Arnie Seipel

Well, maybe.

Democrats have fantasized about turning Texas blue for a long time. And Hillary Clinton sees a slight opportunity to do that.

Donald Trump has been raising doubts about the integrity of the election for months, but his running mate and other GOP leaders are taking a more cautious tone.

"We will absolutely accept the result of the election," Republican vice presidential nominee Mike Pence said on NBC's Meet The Press Sunday. "Look, the American people will speak in an election that will culminate on November the 8th. But the American people are tired of the obvious bias in the national media."

Updated at 10:20 p.m. ET

Israeli Prime Minister Benjamin Netanyahu has had a strained relationship with Barack Obama, but he's putting in time to get off on the right foot with whoever succeeds the president.

Netanyahu met privately with Republican presidential nominee Donald Trump for more than an hour at Trump Tower in New York on Sunday morning. Netanyahu met with Democratic nominee Hillary Clinton for about 50 minutes Sunday evening.

It was 1995. Bill Clinton was president. His wife Hillary had been through a bruising political defeat after leading a charge to reform health care. And Forrest Gump won the Academy Award for Best Picture.

Bill Clinton says that out of the hundreds of thousands of donors to the Clinton Foundation over the past 18 years, there must have been some people who gave to the foundation to gain influence with him and his wife.

But the former president told NPR that doesn't mean any donors received anything improperly.

President Obama is laughing off Donald Trump's sudden turn-around on his birth.

"There's an extra spring in my step tonight," Obama said to a dinner hosted by the Congressional Black Caucus Foundation in Washington, D.C., on Saturday night. "I don't know about you guys, but I am so relieved that the whole birther thing is over. I mean, ISIL, North Korea, poverty, climate change, none of those things weighed on my mind like the validity of my birth certificate."

Updated at 12:15 p.m. ET

Republican presidential nominee Donald Trump is shaking up his campaign staff, after a series of missteps that led to slumping poll numbers.

Trump has tapped Stephen Bannon of Breitbart News to serve as chief executive of the campaign. Pollster Kellyanne Conway was promoted to campaign manager. Paul Manafort will stay on as Trump's campaign chairman. The Wall Street Journal first reported the news.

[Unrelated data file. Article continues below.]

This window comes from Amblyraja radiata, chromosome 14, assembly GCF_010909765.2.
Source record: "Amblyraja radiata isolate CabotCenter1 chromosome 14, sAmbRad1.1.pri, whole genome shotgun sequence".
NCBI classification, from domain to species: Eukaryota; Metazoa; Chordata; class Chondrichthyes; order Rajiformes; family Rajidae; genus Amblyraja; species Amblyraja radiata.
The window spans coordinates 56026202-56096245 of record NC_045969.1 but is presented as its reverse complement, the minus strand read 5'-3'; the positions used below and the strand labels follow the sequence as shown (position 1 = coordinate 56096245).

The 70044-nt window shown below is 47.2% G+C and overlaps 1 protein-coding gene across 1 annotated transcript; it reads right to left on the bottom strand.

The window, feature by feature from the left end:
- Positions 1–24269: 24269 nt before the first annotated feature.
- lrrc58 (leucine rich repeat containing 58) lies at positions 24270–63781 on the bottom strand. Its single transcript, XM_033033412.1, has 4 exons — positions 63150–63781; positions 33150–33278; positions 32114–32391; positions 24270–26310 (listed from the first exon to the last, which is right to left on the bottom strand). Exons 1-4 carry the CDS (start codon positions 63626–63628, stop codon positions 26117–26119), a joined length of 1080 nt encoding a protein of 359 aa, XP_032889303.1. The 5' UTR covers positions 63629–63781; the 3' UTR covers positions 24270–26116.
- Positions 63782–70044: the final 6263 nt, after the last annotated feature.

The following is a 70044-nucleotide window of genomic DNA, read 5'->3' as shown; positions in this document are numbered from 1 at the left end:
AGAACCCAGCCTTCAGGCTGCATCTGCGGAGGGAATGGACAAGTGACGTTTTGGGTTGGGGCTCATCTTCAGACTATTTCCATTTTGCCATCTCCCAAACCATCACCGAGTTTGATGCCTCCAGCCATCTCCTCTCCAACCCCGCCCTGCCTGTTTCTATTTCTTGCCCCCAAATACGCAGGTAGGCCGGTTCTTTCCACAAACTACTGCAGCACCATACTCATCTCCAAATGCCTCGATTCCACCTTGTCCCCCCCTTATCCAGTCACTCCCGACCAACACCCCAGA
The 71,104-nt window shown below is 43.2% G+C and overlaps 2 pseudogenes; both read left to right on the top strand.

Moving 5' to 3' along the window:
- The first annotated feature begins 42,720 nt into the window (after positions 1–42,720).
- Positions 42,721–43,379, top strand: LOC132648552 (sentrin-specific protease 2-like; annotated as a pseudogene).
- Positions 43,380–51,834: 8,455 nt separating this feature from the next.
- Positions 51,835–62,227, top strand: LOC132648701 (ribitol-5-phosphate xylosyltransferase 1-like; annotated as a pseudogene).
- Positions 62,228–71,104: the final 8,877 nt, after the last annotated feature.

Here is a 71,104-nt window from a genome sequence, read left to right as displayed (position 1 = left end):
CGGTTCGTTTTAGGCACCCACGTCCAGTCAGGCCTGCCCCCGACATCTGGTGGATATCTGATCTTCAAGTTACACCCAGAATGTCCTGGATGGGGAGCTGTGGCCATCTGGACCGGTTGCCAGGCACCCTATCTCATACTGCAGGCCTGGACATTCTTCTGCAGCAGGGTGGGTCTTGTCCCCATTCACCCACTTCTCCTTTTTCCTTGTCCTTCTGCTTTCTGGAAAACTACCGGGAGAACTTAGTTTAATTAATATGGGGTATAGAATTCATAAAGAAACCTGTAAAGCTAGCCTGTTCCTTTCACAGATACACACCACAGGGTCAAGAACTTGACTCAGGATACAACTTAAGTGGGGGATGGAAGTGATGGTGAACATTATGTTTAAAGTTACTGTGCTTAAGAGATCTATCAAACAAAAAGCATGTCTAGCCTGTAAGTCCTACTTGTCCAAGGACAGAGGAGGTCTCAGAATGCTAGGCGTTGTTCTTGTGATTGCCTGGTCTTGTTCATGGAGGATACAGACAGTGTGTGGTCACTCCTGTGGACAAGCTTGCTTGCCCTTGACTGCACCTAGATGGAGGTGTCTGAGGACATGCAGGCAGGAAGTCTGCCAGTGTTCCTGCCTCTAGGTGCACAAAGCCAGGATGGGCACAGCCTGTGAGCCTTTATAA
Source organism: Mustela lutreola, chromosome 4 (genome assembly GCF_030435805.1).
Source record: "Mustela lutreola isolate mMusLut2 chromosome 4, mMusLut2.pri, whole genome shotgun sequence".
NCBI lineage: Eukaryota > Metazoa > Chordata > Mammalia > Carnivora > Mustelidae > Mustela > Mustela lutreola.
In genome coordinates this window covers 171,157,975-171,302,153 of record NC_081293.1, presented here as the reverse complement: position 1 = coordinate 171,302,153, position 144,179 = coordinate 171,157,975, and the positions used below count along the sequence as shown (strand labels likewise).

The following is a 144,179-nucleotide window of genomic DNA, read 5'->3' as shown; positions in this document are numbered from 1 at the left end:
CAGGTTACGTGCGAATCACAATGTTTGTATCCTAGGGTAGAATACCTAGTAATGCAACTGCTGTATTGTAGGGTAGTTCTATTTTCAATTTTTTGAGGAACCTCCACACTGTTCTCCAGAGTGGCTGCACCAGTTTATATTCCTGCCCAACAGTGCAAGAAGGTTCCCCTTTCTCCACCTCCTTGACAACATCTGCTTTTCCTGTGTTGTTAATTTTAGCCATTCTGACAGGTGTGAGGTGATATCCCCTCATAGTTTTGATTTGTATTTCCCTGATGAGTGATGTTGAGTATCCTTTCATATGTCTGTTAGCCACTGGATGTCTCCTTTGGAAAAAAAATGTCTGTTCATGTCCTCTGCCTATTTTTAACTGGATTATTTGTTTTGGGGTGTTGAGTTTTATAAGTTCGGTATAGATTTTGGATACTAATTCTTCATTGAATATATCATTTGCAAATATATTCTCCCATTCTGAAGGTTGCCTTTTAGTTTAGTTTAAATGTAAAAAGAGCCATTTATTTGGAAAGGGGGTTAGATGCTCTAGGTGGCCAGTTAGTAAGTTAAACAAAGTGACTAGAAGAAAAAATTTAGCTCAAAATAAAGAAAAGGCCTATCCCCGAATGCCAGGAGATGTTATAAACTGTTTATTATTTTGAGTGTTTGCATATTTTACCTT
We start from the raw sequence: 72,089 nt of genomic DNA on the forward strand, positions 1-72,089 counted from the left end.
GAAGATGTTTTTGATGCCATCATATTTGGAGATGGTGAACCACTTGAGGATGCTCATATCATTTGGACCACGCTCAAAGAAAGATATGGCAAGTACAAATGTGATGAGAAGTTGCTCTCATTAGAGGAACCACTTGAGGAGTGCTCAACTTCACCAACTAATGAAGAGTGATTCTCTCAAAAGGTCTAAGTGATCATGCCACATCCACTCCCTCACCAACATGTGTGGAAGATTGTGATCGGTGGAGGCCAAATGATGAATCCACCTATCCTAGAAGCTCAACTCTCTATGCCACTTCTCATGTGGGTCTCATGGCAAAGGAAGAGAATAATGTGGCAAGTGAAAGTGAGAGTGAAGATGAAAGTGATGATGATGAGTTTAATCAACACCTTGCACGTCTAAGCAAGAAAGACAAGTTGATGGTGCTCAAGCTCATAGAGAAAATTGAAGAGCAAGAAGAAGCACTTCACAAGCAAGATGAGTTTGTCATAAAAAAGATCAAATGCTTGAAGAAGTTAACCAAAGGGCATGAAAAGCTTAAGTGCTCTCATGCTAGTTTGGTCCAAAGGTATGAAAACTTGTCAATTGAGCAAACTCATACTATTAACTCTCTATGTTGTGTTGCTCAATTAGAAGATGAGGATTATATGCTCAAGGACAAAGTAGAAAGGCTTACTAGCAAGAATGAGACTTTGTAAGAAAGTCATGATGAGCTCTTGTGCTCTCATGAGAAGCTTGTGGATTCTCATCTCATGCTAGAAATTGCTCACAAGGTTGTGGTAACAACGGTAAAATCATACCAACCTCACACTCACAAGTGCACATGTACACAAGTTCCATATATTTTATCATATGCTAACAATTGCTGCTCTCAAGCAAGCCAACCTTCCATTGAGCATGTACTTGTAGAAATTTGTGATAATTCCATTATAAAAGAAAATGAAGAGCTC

Updated at 9:40 a.m. ET

Republican presidential nominee Donald Trump's campaign will begin airing its first television ads of the general election in the coming days, the campaign confirms to NPR.

Sen. Bernie Sanders went out of his way Sunday to find praise for the Democratic party's platform drafting committee, but there is one major sticking point: The Trans-Pacific Partnership.

Sanders wants the final platform to unequivocally oppose the free-trade deal that was negotiated by the Obama administration, saying it "threatens our democracy" in an op-ed published in The Philadelphia Inquirer on Sunday.

A man who was arrested at a Donald Trump rally in Las Vegas on Saturday after reportedly trying to grab a police officer's gun intended to "shoot and kill" the Republican presidential nominee, according to court documents released on Monday.

Hillary Clinton won today's Democratic primary in Puerto Rico, according to the Associated Press.

With about a quarter of precincts reporting, Clinton had about two-thirds of the vote. Vermont Sen. Bernie Sanders had about one-third.

Following the death of legendary boxer Muhammad Ali on Friday night, the White House released the following statement from President Obama, recalling the boxer's legacy in sports and society:

Muhammad Ali was The Greatest. Period. If you just asked him, he'd tell you. He'd tell you he was the double greatest; that he'd "handcuffed lightning, thrown thunder into jail."

But what made The Champ the greatest – what truly separated him from everyone else – is that everyone else would tell you pretty much the same thing.

The campaign of Sen. Bernie Sanders announced on Sunday that his campaign raised $26 million in April, fueled largely by small donations, a drop-off from the $46 million he raised in March and $42 million in February, according to the Federal Election Commission.

The slowing pace comes as the primary season heads into its final month, with Sanders practically out of reach of the Democratic nomination.

The Ted Cruz and John Kasich campaigns announced apparent coordinated strategies to combat Donald Trump in select upcoming primaries — an effort to force an open convention when the Republican National Committee gathers in Cleveland in July.

In a statement sent out Sunday evening, the Cruz campaign said it will focus resources on Indiana, "and in turn clear the path for Gov. Kasich to compete in Oregon and New Mexico."

George Clooney says he hates raising money for politics.

But after hosting two big-ticket fundraisers with his wife, Amal, that reportedly raised $15 million in support of Hillary Clinton this weekend, Clooney is defending that haul by drawing attention to a big difference in how the former secretary of state and her rival, Vermont Sen. Bernie Sanders, are bringing in cash.

Pages